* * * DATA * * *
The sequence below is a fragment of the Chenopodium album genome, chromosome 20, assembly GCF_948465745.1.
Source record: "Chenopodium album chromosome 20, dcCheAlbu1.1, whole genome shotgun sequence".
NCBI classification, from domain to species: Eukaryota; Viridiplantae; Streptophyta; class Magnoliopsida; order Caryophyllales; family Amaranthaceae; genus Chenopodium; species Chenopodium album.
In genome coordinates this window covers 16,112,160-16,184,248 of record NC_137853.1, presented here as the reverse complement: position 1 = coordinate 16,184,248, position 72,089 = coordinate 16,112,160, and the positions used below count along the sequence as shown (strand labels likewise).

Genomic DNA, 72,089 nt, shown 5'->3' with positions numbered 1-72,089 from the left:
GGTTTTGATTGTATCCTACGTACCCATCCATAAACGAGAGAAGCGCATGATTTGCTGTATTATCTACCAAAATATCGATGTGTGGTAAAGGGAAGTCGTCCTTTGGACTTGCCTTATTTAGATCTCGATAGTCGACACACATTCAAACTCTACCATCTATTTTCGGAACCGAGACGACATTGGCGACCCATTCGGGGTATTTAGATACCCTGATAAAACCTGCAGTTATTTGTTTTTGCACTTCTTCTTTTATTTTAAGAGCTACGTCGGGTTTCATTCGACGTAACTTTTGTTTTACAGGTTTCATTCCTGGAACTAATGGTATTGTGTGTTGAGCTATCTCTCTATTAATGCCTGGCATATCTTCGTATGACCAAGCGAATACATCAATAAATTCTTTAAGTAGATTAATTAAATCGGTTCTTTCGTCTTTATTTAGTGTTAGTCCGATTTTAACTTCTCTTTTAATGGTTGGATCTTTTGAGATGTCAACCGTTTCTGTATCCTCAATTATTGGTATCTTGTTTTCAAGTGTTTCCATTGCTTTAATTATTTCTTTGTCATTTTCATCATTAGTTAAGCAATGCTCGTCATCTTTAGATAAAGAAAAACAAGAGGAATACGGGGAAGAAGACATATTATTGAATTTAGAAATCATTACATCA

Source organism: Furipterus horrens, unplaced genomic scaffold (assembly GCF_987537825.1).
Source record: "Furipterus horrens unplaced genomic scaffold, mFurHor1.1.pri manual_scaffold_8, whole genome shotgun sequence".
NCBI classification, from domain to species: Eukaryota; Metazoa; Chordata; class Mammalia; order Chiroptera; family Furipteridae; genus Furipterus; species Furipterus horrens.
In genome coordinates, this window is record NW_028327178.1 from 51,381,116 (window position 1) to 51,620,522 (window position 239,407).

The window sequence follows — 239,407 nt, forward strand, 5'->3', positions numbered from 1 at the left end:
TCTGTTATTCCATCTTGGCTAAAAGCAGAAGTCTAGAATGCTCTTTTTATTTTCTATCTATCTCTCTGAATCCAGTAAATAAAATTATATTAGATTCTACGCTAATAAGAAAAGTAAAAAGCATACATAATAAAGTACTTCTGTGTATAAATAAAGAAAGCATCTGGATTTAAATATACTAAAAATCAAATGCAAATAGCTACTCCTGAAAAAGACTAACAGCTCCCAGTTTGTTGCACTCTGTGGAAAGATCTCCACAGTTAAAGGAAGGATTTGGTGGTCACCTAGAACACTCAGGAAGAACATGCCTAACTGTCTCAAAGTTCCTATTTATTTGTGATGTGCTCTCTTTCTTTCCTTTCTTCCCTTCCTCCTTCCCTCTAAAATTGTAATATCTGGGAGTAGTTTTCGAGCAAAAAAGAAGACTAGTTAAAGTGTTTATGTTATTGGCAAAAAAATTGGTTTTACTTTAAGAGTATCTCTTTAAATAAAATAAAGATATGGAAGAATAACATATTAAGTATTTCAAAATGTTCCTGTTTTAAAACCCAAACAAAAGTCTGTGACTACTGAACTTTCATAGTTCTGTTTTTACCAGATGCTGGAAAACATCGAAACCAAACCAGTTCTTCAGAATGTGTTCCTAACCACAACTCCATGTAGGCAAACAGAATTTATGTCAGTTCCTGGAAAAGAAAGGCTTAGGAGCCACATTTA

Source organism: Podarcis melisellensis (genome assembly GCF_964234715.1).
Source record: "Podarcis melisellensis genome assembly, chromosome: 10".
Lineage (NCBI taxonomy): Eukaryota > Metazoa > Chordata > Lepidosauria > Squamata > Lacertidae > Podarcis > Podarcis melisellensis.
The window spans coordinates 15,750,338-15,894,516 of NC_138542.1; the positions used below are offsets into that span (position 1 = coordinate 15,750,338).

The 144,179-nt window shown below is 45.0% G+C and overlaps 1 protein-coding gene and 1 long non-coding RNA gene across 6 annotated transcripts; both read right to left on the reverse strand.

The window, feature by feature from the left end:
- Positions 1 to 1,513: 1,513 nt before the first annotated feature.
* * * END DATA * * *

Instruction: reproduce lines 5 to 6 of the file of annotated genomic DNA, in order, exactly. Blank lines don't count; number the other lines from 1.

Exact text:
Genomic DNA, 72,089 nt, shown 5'->3' with positions numbered 1-72,089 from the left:
GGTTTTGATTGTATCCTACGTACCCATCCATAAACGAGAGAAGCGCATGATTTGCTGTATTATCTACCAAAATATCGATGTGTGGTAAAGGGAAGTCGTCCTTTGGACTTGCCTTATTTAGATCTCGATAGTCGACACACATTCAAACTCTACCATCTATTTTCGGAACCGAGACGACATTGGCGACCCATTCGGGGTATTTAGATACCCTGATAAAACCTGCAGTTATTTGTTTTTGCACTTCTTCTTTTATTTTAAGAGCTACGTCGGGTTTCATTCGACGTAACTTTTGTTTTACAGGTTTCATTCCTGGAACTAATGGTATTGTGTGTTGAGCTATCTCTCTATTAATGCCTGGCATATCTTCGTATGACCAAGCGAATACATCAATAAATTCTTTAAGTAGATTAATTAAATCGGTTCTTTCGTCTTTATTTAGTGTTAGTCCGATTTTAACTTCTCTTTTAATGGTTGGATCTTTTGAGATGTCAACCGTTTCTGTATCCTCAATTATTGGTATCTTGTTTTCAAGTGTTTCCATTGCTTTAATTATTTCTTTGTCATTTTCATCATTAGTTAAGCAATGCTCGTCATCTTTAGATAAAGAAAAACAAGAGGAATACGGGGAAGAAGACATATTATTGAATTTAGAAATCATTACATCA